Book Profile
Thomas Ewing Jr.
Frontier Lawyer and Civil War General
Thomas Ewing Jr.
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Publisher: University of Missouri Press
Release Date: Nov. 28, 2008
Pages: 377
ISBN: 0826218067
ISBN-13: 9780826218063
Related Files
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Horatius At The Bridge: Daniel McCook
McCook Article JKBA June 2014.pdf
Dan McCook was the up and coming star in the Leavenworth law firm of Sherman, Ewing and McCook which in 1859 was the premier firm involved in large land sales all the way to Fugitive Slave Act prosecution and defense. A sickly child, McCook practiced in the shadow of Thomas Ewing Jr. and William T. Sherman, and during the civil war commanded a brigade of Sherman's troops in the battle for Atlanta. His practice in 1859-60 and his service in the Union army are chronicled in this article, which was published by the Journal of the Kansas Bar Association in June 2014. It is adjunct to my 2008 biography of Thomas Ewing Jr. The KBA is a voluntary bar association of over 8,000 members.
Saving Lincoln's Presidency & a Free Kansas in the Bargain
Ewing Article JKBA Dec 2012.pdf
This article on Thomas Ewing Jr., the first chief justice of Kansas and Kansas lawyer, was first published in December 2012 in the Journal of the Kansas Bar Association, in Topeka, Kansas. It features the grist of Bleeding Kansas, and the important role Ewing played in the civil war, notably the saving of Lincoln's Presidency. The KBA is a voluntary bar association with over 8,000 members.
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An Ohio Whig family with roots in the South, the Ewings influenced the course of the Midwest for more than fifty years. Patriarch Thomas Ewing Sr., a former Whig senator and cabinet member for two different Whig Presidents, was the pre-eminent real estate lawyer of the era and the Old Salt Boiler raised four major players in the nation's 19th Century history—including William Tecumseh "Cump" Sherman, who was taken into the Ewing family as a shy nine-year-old, and who went on to marry his foster sister, Eleanor "Ellen" Ewing. 

Ronald D. Smith now tells the wider story of this extraordinary clan that played a role on the national stage through the illustrious career of one of the sons and Sherman's brother in law, Thomas Ewing Jr.

In Thomas Ewing Jr.: Frontier Lawyer and Civil War General, Smith introduces us to Ewing, a remarkable 19th century politician and attorney in his own right.  First as a real estate lawyer, judge, and speculator in Kansas, he helped form and promote the Free State party.  Then as a general in the Union army and a post-war figure in national Democratic and Greenback politics, he had enormous impact on national politics.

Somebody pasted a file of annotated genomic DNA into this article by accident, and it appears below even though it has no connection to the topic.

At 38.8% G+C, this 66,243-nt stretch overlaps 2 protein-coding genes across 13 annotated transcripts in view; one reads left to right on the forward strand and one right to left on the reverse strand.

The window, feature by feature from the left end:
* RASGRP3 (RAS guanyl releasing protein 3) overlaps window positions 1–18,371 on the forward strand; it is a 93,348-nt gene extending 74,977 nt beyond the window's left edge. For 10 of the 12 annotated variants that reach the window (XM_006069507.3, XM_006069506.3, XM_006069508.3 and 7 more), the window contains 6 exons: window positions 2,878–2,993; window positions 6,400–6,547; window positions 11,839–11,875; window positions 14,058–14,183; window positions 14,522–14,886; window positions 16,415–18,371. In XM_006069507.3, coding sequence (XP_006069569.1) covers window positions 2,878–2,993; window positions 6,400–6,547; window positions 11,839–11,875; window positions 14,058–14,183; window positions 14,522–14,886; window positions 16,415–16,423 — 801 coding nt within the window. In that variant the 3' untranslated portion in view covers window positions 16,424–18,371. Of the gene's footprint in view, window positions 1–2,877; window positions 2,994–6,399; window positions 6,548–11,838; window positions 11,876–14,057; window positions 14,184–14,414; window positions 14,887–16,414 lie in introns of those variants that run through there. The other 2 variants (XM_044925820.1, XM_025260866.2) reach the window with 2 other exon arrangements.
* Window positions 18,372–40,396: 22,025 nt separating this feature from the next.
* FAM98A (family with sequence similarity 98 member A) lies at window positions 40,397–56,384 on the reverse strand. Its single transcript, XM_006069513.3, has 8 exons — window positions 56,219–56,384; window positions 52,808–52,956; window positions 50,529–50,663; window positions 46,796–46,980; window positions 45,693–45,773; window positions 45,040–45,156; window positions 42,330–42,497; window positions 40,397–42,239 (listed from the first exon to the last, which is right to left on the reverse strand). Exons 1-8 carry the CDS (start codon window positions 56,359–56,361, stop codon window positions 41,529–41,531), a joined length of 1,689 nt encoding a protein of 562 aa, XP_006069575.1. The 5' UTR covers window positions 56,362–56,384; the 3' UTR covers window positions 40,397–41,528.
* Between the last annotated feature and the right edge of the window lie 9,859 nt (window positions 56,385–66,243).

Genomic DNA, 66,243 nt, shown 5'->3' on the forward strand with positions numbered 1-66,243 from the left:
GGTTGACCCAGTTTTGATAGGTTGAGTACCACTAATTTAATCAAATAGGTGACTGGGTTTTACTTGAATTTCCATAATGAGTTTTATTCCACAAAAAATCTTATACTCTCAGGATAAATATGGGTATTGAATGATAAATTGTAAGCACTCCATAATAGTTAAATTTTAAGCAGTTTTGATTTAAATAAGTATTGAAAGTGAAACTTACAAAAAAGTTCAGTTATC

Smith takes readers back to Bleeding Kansas, with its border ruffians and land speculators, reconstructing the rough-and-tumble of its courtrooms to demonstrate that Bleeding Kansas was as much about claim-jumping as about slavery. He describes the seat-of-the-pants law practice in which Ewing worked with his brothers Hugh, brother in law Cump Sherman, and Dan McCook. He then tells how Tom came to national prominence in the fight over the pro-slavery Lecompton Constitution, was instrumental in starting up the Union Pacific Railroad, and became the first chief justice of the Kansas Supreme Court.

Ewing obtained a commission in the Union Army and raised a regiment of infantry, later mounted, that saw significant action in Kansas, Arkansas and Missouri.  After William Quantrill's raid on Lawrence, Kansas, as the Western Missouri district commanding general, he issued the dramatic General Order No. 11 that expelled residents from four counties in western Missouri into Arkansas, an event as Smith describes it, "the most aggressive nonracial civilian relocation order in American history."  Then this confidant of Abraham Lincoln's went on to lead an outnumbered band of Union artillery and infantry at Fort Davidson in 1864, a key battle in Southeast Missouri that Smith shows perhaps saved Lincoln's 1864 presidential reelection.  After the assassination, Tom Ewing courageously defended three of the assassination conspirators—including the disingenuous Dr. Samuel Mudd—in the War Department's elaborate show trial.  Ewing did so because of how Secretary of War Edwin Stanton had treated Ewing's brother in law, Cump Sherman, badly in the press during Sherman's surrender negotiations with Joe Johnston.  In 1868 Ewing again clashed with Stanton, lobbying the key vote to block the impeachment of Andrew Johnson.

Smith examines Ewing's life in meticulous detail, mining family correspondence for informative quotes and digging deep into legal records to portray lawmaking on the frontier. Many books have been written about Sherman, but this book fills the gaps in an interlocking family of remarkable people—one that helped shape a nation's development in its courtrooms and business suites. Thomas Ewing Jr.: Frontier Lawyer and Civil War General retells a chapter of Kansas and American history and opens up a panoramic view of antebellum America, the Civil War, Reconstruction, and the Gilded Age that followed.

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